Welcome new associates to your practice with some functional fanfare that simultaneously introduces them to the public. Running an announcement ad in your local paper provides increased visibility for your practice and establishes the new associate as part of the community.
What message does the appearance of your clinic send? And what message do the doctors, technicians, and support staff members send when they interact with clients? For a real eye opener, ask your clients these questions, using surveys, focus groups, and casual conversations during appointments. And don't forget to ask new clients and staff members why they chose your clinic. Their fresh eyes can offer valuable insights into the first impressions your practice makes.
Thanks to a maturing and affluent society, veterinarians can expect a "phenomenally positive" and prosperous future, a futurist told the American Animal Hospital Association (AAHA) delegation at the 70th annual convention.
Q. I've owned a small animal practice in a suburb for nearly a year, and business is fair. There's one big problem, though: No one can find my practice. It's not on a main thoroughfare or a corner lot, so we don't attract many new clients--if any--from drive-by traffic. Even my established clients complain the hospital's too far off the beaten path. Are we sunk in this location? Is there anything we can do to try and make it work?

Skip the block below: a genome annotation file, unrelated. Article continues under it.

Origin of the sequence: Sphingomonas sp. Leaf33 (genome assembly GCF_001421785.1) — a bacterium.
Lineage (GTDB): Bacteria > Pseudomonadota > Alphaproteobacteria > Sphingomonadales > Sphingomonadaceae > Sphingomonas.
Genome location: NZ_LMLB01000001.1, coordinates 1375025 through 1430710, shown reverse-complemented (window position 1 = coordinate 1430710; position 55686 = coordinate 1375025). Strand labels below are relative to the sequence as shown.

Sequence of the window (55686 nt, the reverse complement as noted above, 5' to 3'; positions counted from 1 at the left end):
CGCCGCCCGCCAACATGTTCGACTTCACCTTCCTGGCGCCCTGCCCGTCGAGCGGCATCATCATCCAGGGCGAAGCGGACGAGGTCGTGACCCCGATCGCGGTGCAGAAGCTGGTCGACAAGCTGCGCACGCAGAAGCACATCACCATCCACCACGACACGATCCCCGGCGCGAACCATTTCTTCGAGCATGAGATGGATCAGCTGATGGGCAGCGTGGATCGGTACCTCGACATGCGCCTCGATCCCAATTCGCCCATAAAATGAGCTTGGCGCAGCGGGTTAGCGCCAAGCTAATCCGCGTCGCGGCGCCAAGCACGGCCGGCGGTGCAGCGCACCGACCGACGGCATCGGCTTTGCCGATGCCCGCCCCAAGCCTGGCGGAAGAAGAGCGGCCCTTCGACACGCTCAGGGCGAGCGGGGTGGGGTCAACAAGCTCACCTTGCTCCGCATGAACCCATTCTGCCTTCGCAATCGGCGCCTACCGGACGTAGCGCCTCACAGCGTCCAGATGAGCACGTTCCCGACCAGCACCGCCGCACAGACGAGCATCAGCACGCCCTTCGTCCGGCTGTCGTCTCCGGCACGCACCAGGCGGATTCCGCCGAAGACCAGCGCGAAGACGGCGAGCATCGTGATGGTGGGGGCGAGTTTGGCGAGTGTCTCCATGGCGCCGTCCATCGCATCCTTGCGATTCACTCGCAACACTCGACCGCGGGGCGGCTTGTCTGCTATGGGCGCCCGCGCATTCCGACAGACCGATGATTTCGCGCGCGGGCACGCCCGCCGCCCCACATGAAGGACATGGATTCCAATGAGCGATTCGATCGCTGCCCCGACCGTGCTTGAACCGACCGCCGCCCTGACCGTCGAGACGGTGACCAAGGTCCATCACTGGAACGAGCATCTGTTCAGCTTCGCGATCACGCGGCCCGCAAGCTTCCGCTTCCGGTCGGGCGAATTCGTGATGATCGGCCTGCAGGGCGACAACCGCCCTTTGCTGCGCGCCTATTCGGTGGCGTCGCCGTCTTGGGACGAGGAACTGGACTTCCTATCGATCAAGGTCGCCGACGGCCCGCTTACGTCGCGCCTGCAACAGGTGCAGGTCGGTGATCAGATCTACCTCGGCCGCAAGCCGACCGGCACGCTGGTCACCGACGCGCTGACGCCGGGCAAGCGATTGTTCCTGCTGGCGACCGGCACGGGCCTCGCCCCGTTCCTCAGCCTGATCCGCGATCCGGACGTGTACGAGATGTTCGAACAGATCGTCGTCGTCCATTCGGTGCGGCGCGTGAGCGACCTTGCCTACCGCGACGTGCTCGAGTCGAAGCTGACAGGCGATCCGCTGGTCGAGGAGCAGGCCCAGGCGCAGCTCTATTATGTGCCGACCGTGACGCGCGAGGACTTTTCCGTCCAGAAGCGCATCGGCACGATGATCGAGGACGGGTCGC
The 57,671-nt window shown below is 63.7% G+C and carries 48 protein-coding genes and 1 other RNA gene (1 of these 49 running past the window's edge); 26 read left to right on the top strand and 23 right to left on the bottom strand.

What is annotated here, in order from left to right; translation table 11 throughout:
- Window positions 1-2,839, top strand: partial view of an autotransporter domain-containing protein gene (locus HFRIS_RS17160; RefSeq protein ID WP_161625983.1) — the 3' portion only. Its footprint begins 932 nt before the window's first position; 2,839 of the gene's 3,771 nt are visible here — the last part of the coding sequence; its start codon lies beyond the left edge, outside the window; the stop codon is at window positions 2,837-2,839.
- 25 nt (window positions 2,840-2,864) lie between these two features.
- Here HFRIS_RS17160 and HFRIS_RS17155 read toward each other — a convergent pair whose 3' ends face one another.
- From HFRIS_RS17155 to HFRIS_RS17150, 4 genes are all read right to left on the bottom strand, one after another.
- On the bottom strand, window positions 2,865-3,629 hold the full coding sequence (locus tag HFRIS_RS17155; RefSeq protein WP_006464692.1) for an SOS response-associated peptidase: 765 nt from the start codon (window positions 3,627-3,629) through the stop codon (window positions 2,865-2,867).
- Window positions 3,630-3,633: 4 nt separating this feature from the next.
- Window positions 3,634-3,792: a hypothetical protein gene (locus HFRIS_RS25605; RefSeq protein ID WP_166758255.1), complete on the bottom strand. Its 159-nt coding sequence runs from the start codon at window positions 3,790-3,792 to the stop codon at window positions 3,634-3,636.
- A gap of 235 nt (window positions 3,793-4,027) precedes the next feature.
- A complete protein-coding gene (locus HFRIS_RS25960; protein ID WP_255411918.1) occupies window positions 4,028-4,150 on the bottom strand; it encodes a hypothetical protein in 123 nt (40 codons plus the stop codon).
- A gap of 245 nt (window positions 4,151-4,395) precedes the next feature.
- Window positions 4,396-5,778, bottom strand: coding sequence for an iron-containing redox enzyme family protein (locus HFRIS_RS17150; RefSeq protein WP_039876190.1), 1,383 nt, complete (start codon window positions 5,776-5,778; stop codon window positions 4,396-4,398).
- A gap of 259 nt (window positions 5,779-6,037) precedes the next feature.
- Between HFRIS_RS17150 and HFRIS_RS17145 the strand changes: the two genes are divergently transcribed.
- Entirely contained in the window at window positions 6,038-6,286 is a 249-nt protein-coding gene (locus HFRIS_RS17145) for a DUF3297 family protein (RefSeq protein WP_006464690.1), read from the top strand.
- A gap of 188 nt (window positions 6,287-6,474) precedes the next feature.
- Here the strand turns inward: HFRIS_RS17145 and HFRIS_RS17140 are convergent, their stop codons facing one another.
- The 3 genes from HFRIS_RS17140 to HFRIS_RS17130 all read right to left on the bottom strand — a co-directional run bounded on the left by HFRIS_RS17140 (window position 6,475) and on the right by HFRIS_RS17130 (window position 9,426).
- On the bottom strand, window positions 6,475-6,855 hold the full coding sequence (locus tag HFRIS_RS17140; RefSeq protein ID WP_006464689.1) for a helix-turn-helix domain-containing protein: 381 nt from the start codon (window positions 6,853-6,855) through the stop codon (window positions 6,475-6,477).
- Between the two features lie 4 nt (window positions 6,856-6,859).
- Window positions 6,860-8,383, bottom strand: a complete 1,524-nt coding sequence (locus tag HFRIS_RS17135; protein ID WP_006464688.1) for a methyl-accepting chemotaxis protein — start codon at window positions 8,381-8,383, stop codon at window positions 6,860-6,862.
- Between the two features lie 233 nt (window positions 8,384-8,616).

Q. I lease space in a strip mall that imposes strict regulations on signage. For instance, my sign must sit flush against the building and not stick up above the roof, I have to use muted colors, and it must say "Veterinary Hospital" instead of my clinic name. Without a distinct building and sign, how can I make my presence known?
If you come to work every day, park in back, and hurry in the staff entrance, you may be missing out on the little things that detract from clients' impressions of your facility. To identify areas where your practice falls short, look at your hospital the way pet owners do. Here's a guide: